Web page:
I cannot imagine my life without reading. When I think about being on a deserted island I take comfort from imagining finding hundreds and hundreds of boxes of books to read to last me forever.

10. If you had to describe yourself in a book title, what would it be?

 Chaos.

And that is the end of our interview! If you have any question that I should ask in my nex interview, comment below! Check out the rest of the blogs on this tour (they are mentioned in the feature image at the top).


If you have children, there is a new book out by Carey Fessler called Foiled that would be right up their alley! You can buy it on Amazon!

Foiled 172KB

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Author Interview: Jonas Salzgeber

Bookies! We have been busy over here at the blog connecting with authors and chatting about their favorite books. We recently posted about Jonas Salzgeber and his new book The Little Book of Stoicism so you should check out that post. But today we will be conducting an author interview with him!

Author-Photo-Jonas-Salzgeber

Jonas Salzgeber is a writer and blogs for a small army of remarkable people at njlifehacks.com. He’s an expert in Stoic philosophy and passionate about self-made dark chocolate and buttered coffee with collagen.


Author Interview

Erik: What was your top read of 2018?

Jonas: Hard to say. There were some I liked a lot. I’d say Aubrey Marcus’ Own the Day, Own Your Life.

Erik: What is your favorite book friendship?

Jonas: It’s either Tools of Titans by Tim Ferriss because there are many invaluable tools I want to implement one by one. Or it’s OSHO’s Living on Your Own Terms for mindfulness and inspiration.

Erik: Most anticipated book release of 2019?

Jonas: How to Think Like a Roman Emperor by Donald Robertson. His book Stoicism and the Art of Happiness was a massive help when writing The Little Book of Stoicism.

Erik: How many books are in your TBR Pile?

Jonas: There are seven of them. They are:

  • The Laws of Human Nature by Robert Greene
  • A Random Walk Down Wall Street by Burton Malkiel
  • The Epic of Gilgamesh by Penguin Classics
  • The Writing Life by Annie Dillard
  • The Creative Habit by Twyla Tharp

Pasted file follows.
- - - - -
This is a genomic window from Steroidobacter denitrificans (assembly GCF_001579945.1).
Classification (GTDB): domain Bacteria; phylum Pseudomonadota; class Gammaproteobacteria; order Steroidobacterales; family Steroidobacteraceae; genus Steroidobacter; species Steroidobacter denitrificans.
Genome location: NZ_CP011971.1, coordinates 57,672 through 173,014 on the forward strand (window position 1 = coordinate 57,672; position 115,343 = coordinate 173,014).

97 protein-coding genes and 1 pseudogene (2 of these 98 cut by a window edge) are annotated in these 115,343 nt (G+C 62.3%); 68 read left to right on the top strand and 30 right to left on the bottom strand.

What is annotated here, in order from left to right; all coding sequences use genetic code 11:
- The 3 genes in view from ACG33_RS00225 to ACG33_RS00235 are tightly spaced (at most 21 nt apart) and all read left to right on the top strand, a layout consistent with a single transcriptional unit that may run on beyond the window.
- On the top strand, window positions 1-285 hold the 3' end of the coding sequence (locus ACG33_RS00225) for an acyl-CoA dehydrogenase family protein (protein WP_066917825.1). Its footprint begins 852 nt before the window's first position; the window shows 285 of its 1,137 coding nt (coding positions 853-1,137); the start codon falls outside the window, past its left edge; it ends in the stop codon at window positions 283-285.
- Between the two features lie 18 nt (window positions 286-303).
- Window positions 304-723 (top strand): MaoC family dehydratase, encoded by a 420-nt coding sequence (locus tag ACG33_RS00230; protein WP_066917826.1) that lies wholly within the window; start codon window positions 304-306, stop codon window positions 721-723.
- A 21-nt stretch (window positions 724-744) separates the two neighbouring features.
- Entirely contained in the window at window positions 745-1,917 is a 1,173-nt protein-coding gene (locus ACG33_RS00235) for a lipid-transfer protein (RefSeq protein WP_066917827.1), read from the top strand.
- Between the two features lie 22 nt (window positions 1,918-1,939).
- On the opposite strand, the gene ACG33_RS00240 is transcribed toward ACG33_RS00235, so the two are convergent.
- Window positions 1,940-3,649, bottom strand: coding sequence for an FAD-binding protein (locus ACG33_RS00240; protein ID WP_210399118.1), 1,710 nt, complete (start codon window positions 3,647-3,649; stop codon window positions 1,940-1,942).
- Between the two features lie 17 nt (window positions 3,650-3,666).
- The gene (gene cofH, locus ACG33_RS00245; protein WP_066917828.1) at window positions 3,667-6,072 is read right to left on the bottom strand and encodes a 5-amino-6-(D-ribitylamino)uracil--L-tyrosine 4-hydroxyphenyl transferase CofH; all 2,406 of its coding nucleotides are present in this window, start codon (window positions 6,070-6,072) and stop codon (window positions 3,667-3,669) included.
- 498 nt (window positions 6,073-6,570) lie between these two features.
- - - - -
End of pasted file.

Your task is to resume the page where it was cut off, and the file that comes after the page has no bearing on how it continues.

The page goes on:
• Heart of the Mind by Connirae and Steve Andreas
  • Skin in the Game by Nassim Taleb which I’m currently reading.

Erik: Who is your favorite author?

Jonas: It’s a tough call. But I have to go with Mark Manson. I love his writings. I can learn a lot from him.

Erik: How did you start writing?

Jonas: My brother Nils and I started a blog. So I had to start writing 🙂 This was in 2015. Before that, I wrote for university and in my journal.

Erik: Where is your favorite reading spot?

Jonas: Currently it’s the couch in the living room where I live. But I preferred the beach in Sharm El Sheikh, Egypt, where Nils and I lived for seven months.

Erik: How long have you been an author?

Jonas: The Little Book of Stoicism is my first official book. As said before, I started writing in 2015 and wrote a book called Wake Up on Fire, but that’s not available anymore.

Erik: What do you like about reading?

Jonas: Learning. I believe in getting better every day. Books are my No 1 source of wisdom. I love that I can read in an afternoon what others have been studying for years, or even their whole lifetime.

Erik: If you had to describe yourself in a book title, what would it be?

Jonas: Cool question. Something like that: Try Hard, Struggle, Get Up, Dust it Off, Try Harder, and Repeat.


And that wraps up our interview with Jonas! Stay tuned for more book reviews and blogger news. If you would like to participate in an interview with us at Breakeven Books or if you have any questions you think we should ask, say hello in the comments.

We also started a Patreon page if you would like to support us in our blogging efforts 🙂 Just $2 a month could help us create better content for you guys plus maybe we will be able to get into book tube and video reviews! But completely up to you.

Talk to you soon bookworms.

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Blog Tour: You Started What After 60?

About the Author  

Jane Trowbridge Bertrand is a professor at the Tulane School of Public Health and Tropical Medicine. A Maine native, she moved to New Orleans over 40 years ago where she and her husband Bill raised their children, Katy and Jacob. Her recurrent travel to Africa in connection with international family planning work generated many of the frequent flyer miles that made this highpointing pursuit possible.

Jane Bertrand traces her love of hiking back to Girl Scout Camp Natarswi, located at the foot of Katahdin in Maine, the Northern terminus for the Appalachian trail.

After attending college out of state, she would return annually for her two-week sacrosanct vacation in Maine.  Over the years she would continue to climb Katahdin, first with her sisters, later with her own children, and finally with adult friends who shared her love of the mountain.

Yet not until age 60 did it occur to her to expand her annual expedition up Katahdin to a quest to reach the highpoints of the 50 states. When she started this project of “climbing a mountain in every state,” little did she realize that the Highpointers have a Club, Foundation, website, and annual convention.